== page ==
Rado discusses recording details in Westworld interview

Great interview by Tom Murphy that gets into some of the finer details of recording and what the band learned by recording an album “professionally” for the first time:

Related to that the song, “In the Darkness” has a blurring effect on your voice in the middle, and you only seem to use it once or twice on that song but nowhere else on the record. How did you do that and what made that interesting to include?

That’s just a [Roland] Space Echo, and we turned up the intensity on it during that one part. It just loops into itself into oblivion, which is a cool effect you can do on that thing. It’s on that one song and “Bowling Trophies” a bit, too. We recorded everything through a Space Echo on the album. So everything is actually running through that more or less.

Why did you want to run the whole recording through the Space Echo?

I don’t know. You know, even if it’s not doing any echo, it’s still hitting tape, and I like that warble effect. Just from a completely recording standpoint, it has pre-amps that they build really solid, and it sounds really warm even if you’re just using it as a straight pre-amp.

For “On Blue Mountain” near the beginning you have a voice counting. What made that an interesting element in the song. It shifts sonic gears pretty quickly after that.

That was just Richard Swift who produced the album, and he played drums. He was just counting the song off, and there’s that organ part in the beginning. Initially, he just looped a “1, 2” like a metronome to play, too. We were going to cut it out, but he slowed it down and put some echo on it, and we thought it sounded really cool, and left it in there. There’s a lot of stuff on that song. That one probably took the longest to make.

[…]

Was there anything you did for this record that you discovered in making it in terms of sound and production? Perhaps that you hadn’t explored before.

With this album I think sonically we went in knowing what we wanted. We had a very clear vision of what we wanted. But we learned how to make a record professionally. We went into a studio and had an allotted amount of time and made a record, which we hadn’t done before. I think that’s where we learned the discipline to actually make a record like a professional band. Like real people making music rather than do it in our house or something.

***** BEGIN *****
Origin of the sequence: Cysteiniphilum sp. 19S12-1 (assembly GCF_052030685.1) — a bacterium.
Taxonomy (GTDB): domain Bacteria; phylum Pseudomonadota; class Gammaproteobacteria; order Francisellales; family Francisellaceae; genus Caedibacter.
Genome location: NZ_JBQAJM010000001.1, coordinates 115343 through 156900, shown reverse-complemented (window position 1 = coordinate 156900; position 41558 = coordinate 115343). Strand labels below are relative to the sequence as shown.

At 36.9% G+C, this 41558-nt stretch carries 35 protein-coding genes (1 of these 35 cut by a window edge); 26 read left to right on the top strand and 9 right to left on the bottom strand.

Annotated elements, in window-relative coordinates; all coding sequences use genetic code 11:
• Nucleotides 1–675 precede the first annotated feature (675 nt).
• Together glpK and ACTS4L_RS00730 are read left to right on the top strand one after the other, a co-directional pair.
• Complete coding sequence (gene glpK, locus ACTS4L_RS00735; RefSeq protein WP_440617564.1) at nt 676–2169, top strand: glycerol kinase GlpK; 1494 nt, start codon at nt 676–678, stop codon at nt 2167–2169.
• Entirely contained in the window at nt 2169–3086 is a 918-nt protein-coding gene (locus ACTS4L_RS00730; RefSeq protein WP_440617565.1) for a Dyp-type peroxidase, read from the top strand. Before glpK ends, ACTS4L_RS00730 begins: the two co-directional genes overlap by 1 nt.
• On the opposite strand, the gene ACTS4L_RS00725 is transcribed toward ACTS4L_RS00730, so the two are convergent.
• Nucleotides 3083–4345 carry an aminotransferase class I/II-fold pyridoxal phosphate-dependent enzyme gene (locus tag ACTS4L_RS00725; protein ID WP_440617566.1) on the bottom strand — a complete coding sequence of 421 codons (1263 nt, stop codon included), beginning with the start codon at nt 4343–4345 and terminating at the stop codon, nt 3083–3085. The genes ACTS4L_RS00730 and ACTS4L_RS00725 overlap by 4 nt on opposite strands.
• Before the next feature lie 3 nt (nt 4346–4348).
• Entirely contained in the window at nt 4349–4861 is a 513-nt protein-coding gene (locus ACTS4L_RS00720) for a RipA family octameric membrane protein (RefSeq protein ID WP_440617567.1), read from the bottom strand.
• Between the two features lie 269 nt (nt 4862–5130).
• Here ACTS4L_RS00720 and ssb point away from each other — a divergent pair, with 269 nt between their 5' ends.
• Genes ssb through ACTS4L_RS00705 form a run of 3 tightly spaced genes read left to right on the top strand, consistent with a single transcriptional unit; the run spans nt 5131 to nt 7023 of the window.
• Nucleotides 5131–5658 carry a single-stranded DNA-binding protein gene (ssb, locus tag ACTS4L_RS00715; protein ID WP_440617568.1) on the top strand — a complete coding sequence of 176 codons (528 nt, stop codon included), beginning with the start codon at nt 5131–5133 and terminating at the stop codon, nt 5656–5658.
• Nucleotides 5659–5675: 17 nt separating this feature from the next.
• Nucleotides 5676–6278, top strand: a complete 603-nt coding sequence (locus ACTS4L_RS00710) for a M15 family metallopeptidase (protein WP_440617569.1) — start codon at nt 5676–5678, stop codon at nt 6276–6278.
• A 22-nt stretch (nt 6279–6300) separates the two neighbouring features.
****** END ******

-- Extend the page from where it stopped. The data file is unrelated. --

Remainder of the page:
What got you interested in playing a twelve-string guitar and what do you see as the virtues of that instrument versus maybe a six-string?

I had the twelve-string for a little bit and played it live. It was strung a little weird. I took away the D and the G double strings. Which I dubbed the “Mr. Tambourine Man Strings” because it made no matter what you were playing sound like The Byrds. It’s the thing that makes it really jangle-y and not every song can be jangle-y.

It was interesting, but it became too hard to tune. It was an old Hagstrom twelve-string, and it could not hold [up], so I had to stop playing it. When it worked, I really liked it. It had the double notes and I thought that was really cool and it would fill out certain parts on the higher strings.

The advantages are that it has a more full sound. But playing it live on every song, you can’t really bend the strings. You have to bend two at the same time, which is sort of hard to do. I went back to 6-string because it’s easier to play. I play a [Fender] Jazzmaster now.

If you want to see that 12-string in action, be sure to watch the video from the 3voor12 session last December.